The 235th anniversary of the Battle of Lexington and Concord is quickly approaching, so the unveiling of this collection is very timely. Below is the introduction to Rag Linen’s Battle of Lexington and Concord collection.
“The New England militia were elaborately organized and actively led. On the morning of April 19, 1775, they stood against Thomas Gage’s Regular Infantry in fixed positions and close formations at least six times. Twice the Regulars were broken. In the afternoon, the American leaders changed their tactics. Now facing a larger enemy and artillery, they forged a moving ‘circle of fire’ around the British force and maintained it for many hours — an extraordinary feat of combat leadership with citizen soldiers.
“After the fighting was over, many of these same men, including Paul Revere and Thomas Gage, fought the second battle of Lexington and Concord. This was a contest for what their generation was the first to call popular opinion, and even more decisive than the battle itself. Yankee leaders were victorious in spreading their version of events through the colonies. George Washington, Thomas Jefferson, John Adams, and Thomas Paine all testified that the news of Lexington was, in Adam’s phrase, their revolutionary Rubicon,” according to Paul Revere’s Ride by David Hackett Fischer (1994).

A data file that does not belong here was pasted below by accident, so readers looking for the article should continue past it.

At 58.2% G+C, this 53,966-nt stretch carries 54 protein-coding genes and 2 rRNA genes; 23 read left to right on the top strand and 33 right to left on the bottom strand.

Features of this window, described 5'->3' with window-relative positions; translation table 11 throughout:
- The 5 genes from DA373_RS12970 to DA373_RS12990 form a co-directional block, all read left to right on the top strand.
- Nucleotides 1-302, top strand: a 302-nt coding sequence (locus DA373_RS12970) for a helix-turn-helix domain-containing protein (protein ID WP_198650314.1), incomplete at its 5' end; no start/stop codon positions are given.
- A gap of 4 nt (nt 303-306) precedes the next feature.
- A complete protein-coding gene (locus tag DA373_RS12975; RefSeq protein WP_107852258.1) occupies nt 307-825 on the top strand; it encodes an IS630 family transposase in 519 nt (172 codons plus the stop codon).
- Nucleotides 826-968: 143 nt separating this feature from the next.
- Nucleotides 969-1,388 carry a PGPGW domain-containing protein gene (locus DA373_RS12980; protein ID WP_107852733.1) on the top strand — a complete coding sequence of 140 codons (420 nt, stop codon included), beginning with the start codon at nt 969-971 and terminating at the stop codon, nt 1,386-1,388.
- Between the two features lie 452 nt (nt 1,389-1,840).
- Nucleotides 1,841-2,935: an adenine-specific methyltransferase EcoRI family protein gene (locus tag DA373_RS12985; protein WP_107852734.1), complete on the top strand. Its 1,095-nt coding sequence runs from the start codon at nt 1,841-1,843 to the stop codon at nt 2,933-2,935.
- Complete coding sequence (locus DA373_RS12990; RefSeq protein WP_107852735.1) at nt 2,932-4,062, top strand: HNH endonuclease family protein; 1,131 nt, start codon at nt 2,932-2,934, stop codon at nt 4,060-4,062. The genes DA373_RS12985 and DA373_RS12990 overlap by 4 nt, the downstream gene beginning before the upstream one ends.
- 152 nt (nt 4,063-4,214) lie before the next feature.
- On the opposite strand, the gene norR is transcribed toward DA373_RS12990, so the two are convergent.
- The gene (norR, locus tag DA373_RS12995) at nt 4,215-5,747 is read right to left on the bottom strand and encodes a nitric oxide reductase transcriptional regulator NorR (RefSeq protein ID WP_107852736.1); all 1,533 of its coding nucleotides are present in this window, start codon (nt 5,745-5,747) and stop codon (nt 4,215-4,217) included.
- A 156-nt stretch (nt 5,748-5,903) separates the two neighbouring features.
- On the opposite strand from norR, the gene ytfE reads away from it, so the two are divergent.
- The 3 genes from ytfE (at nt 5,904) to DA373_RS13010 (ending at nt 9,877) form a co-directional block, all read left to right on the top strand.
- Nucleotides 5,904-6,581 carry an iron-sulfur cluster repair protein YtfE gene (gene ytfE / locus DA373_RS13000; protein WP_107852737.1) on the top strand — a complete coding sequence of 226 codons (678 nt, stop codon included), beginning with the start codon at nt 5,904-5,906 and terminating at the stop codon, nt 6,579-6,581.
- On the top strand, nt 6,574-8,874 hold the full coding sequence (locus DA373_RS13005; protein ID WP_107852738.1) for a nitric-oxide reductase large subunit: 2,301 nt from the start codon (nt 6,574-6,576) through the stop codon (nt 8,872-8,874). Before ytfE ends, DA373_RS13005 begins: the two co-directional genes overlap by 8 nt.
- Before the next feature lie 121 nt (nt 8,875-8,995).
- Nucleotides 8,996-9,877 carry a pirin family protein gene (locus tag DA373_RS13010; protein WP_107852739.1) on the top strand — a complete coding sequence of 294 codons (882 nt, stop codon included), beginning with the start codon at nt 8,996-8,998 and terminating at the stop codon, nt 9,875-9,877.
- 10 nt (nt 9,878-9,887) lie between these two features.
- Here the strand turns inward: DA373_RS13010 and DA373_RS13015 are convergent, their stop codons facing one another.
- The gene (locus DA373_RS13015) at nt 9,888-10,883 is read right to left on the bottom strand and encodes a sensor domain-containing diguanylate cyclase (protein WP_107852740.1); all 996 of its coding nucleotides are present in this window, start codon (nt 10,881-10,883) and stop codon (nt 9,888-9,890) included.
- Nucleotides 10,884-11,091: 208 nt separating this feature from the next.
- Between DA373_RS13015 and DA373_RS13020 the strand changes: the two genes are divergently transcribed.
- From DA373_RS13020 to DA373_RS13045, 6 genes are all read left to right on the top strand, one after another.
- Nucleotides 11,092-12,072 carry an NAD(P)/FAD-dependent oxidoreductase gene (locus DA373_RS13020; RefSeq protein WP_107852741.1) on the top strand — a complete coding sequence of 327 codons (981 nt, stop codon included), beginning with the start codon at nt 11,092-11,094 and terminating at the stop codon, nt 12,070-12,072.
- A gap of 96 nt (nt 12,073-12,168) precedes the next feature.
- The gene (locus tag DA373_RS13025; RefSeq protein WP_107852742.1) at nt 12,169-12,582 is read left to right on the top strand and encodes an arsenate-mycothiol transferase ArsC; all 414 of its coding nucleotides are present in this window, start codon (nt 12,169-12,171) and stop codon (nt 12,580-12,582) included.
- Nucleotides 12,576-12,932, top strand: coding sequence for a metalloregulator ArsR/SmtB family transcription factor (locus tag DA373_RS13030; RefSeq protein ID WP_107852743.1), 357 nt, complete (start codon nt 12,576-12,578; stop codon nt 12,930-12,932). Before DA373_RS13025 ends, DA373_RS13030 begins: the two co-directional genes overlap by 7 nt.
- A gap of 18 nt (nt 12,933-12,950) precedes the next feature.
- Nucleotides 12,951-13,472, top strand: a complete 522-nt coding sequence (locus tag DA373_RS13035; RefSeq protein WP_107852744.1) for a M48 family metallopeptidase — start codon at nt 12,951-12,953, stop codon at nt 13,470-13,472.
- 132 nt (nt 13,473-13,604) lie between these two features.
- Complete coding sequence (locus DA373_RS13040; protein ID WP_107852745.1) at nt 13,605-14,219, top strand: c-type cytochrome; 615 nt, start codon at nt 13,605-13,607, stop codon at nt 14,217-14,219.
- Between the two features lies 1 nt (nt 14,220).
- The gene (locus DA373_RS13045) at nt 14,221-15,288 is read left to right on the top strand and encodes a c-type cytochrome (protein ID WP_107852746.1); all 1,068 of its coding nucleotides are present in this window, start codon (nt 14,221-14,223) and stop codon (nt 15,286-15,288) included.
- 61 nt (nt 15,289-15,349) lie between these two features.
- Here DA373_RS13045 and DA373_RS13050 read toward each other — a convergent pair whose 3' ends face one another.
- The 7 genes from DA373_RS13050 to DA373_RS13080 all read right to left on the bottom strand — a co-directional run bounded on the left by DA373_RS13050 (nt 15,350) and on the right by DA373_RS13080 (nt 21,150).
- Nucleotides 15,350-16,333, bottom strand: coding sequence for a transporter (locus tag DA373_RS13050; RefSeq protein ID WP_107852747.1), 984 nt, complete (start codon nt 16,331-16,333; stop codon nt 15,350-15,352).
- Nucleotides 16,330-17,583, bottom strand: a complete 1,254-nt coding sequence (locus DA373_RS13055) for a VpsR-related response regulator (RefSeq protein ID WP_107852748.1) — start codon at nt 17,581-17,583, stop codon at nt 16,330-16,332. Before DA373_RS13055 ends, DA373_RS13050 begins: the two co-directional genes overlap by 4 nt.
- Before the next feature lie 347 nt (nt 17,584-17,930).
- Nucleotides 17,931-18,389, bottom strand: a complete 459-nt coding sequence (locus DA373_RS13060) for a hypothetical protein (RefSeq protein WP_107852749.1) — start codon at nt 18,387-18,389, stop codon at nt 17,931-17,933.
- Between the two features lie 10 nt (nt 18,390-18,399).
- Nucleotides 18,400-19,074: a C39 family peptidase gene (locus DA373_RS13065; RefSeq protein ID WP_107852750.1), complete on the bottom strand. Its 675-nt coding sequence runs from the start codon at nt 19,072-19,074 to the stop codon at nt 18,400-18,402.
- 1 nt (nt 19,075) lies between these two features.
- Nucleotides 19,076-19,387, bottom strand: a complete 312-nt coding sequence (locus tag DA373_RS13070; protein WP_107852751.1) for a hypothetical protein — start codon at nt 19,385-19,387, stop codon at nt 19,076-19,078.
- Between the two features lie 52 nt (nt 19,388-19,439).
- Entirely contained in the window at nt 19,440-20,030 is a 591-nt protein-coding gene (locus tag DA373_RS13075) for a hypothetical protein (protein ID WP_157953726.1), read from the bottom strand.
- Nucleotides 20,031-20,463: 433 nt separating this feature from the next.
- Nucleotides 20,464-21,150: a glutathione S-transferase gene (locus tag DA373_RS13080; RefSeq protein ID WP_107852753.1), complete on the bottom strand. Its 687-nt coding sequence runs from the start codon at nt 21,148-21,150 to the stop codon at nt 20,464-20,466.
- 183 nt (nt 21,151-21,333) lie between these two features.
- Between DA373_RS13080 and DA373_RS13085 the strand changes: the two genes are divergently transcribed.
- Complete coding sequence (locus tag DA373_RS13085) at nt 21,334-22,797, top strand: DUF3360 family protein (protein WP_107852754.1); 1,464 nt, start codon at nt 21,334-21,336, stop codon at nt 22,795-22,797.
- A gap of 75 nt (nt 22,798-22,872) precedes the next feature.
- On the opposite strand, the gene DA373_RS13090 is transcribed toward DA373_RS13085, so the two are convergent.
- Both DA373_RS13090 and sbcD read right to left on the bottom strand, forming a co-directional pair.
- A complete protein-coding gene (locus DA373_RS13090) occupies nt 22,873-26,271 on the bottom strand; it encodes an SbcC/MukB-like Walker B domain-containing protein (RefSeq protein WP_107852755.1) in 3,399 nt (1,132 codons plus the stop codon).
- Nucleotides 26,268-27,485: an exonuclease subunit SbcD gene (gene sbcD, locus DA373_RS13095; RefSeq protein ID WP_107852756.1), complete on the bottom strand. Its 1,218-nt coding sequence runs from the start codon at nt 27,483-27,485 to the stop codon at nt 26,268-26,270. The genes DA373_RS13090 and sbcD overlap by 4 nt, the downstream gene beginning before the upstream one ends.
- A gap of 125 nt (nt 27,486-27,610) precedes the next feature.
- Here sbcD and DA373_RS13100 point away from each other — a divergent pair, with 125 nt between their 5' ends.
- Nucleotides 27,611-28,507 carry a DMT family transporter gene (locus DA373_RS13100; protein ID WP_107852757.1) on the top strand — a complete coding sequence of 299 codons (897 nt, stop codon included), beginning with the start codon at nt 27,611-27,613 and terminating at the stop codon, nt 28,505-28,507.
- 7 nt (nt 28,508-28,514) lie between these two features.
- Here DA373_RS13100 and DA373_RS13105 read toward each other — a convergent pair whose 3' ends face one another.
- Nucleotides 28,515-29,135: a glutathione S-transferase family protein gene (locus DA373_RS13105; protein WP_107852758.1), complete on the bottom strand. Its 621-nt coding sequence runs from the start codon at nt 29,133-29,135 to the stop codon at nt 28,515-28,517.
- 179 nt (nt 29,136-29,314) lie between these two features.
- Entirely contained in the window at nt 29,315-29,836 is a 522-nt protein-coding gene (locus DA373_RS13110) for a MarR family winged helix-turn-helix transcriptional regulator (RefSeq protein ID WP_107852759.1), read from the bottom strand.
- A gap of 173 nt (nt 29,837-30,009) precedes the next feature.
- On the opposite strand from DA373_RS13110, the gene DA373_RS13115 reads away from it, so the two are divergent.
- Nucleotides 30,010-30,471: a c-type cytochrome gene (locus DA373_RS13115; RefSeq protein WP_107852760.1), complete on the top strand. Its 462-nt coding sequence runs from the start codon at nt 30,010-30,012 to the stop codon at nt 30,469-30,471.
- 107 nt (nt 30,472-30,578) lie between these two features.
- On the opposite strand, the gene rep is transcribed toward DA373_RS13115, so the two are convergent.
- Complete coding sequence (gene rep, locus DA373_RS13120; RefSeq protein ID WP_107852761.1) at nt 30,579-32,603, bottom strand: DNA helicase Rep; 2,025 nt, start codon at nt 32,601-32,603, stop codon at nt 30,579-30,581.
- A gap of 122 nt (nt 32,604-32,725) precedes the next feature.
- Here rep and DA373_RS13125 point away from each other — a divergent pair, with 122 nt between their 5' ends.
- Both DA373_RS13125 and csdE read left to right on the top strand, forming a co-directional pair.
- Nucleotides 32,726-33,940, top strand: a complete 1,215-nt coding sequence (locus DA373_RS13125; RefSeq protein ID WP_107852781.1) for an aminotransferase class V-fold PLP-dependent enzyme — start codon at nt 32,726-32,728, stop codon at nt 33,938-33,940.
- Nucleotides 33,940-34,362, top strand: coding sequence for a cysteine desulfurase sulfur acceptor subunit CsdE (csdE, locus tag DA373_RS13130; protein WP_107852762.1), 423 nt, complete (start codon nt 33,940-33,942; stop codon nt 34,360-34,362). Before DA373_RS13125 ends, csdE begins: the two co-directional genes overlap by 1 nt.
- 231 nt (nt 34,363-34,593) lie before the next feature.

Rag Linen’s Battle of Lexington and Concord collection provides evidence of the rush, by both sides, to influence public opinion via the rapid dissemination of letters, newspapers and commentary. The collection features an exciting mix of primary source material from the days, weeks and months following April 19, 1775.
The first item, the Postscript to the Pennsylvania Journal dated April 27, 1775, is the only one of its kind known to exist in either institutional or private hands. It includes extracts from three letters, two of which may be whole, and one that was penned on the same day as the battle. Also featured is a London newspaper printing Gen. Gage’s official battle account. American newspaper printers, after reading Gage’s report, took their turn correcting and commenting on his version of events. As part of the counterpoint, the Connecticut Journal on August 23, 1775, prints: “To reason on the facts, which are now indisputable, is to talk which will better suit some future opportunity. The public have but to ponder on the melancholy truths thus attested by government. The sword of civil war is drawn and if there is truth in Heaven, THE KING’S TROOPS UNSHEATHED IT.” Click here to view the collection.